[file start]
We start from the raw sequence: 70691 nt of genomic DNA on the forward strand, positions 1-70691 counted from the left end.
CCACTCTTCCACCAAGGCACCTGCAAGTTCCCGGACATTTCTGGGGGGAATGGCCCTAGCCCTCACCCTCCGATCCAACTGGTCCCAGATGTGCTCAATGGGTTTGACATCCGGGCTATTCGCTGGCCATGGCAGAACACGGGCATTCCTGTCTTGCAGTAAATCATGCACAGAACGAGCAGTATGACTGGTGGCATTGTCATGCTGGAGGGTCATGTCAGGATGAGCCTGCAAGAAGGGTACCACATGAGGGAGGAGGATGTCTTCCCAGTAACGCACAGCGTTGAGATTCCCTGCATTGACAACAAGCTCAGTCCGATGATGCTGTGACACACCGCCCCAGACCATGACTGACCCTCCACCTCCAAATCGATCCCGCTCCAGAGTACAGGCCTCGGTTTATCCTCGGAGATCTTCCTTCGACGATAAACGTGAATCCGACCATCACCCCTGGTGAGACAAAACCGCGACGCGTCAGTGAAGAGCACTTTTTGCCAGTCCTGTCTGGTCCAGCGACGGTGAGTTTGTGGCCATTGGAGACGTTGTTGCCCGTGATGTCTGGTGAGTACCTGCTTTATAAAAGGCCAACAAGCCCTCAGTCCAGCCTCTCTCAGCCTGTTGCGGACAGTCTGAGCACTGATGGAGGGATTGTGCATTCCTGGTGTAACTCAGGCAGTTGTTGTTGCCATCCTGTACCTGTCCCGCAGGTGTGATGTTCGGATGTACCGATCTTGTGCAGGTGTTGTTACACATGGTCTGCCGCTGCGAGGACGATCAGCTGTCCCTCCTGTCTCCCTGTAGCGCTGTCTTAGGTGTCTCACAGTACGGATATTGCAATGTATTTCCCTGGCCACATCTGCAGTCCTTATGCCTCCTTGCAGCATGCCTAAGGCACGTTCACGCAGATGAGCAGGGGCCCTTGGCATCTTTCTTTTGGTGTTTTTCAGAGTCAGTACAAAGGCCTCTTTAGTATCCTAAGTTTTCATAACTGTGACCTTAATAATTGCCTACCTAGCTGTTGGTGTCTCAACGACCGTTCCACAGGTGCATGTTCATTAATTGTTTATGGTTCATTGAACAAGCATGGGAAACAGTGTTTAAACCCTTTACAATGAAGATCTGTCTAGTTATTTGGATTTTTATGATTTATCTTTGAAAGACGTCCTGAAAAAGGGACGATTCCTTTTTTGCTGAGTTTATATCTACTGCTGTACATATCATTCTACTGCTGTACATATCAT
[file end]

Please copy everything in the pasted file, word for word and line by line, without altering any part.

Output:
We start from the raw sequence: 70691 nt of genomic DNA on the forward strand, positions 1-70691 counted from the left end.
CCACTCTTCCACCAAGGCACCTGCAAGTTCCCGGACATTTCTGGGGGGAATGGCCCTAGCCCTCACCCTCCGATCCAACTGGTCCCAGATGTGCTCAATGGGTTTGACATCCGGGCTATTCGCTGGCCATGGCAGAACACGGGCATTCCTGTCTTGCAGTAAATCATGCACAGAACGAGCAGTATGACTGGTGGCATTGTCATGCTGGAGGGTCATGTCAGGATGAGCCTGCAAGAAGGGTACCACATGAGGGAGGAGGATGTCTTCCCAGTAACGCACAGCGTTGAGATTCCCTGCATTGACAACAAGCTCAGTCCGATGATGCTGTGACACACCGCCCCAGACCATGACTGACCCTCCACCTCCAAATCGATCCCGCTCCAGAGTACAGGCCTCGGTTTATCCTCGGAGATCTTCCTTCGACGATAAACGTGAATCCGACCATCACCCCTGGTGAGACAAAACCGCGACGCGTCAGTGAAGAGCACTTTTTGCCAGTCCTGTCTGGTCCAGCGACGGTGAGTTTGTGGCCATTGGAGACGTTGTTGCCCGTGATGTCTGGTGAGTACCTGCTTTATAAAAGGCCAACAAGCCCTCAGTCCAGCCTCTCTCAGCCTGTTGCGGACAGTCTGAGCACTGATGGAGGGATTGTGCATTCCTGGTGTAACTCAGGCAGTTGTTGTTGCCATCCTGTACCTGTCCCGCAGGTGTGATGTTCGGATGTACCGATCTTGTGCAGGTGTTGTTACACATGGTCTGCCGCTGCGAGGACGATCAGCTGTCCCTCCTGTCTCCCTGTAGCGCTGTCTTAGGTGTCTCACAGTACGGATATTGCAATGTATTTCCCTGGCCACATCTGCAGTCCTTATGCCTCCTTGCAGCATGCCTAAGGCACGTTCACGCAGATGAGCAGGGGCCCTTGGCATCTTTCTTTTGGTGTTTTTCAGAGTCAGTACAAAGGCCTCTTTAGTATCCTAAGTTTTCATAACTGTGACCTTAATAATTGCCTACCTAGCTGTTGGTGTCTCAACGACCGTTCCACAGGTGCATGTTCATTAATTGTTTATGGTTCATTGAACAAGCATGGGAAACAGTGTTTAAACCCTTTACAATGAAGATCTGTCTAGTTATTTGGATTTTTATGATTTATCTTTGAAAGACGTCCTGAAAAAGGGACGATTCCTTTTTTGCTGAGTTTATATCTACTGCTGTACATATCATTCTACTGCTGTACATATCAT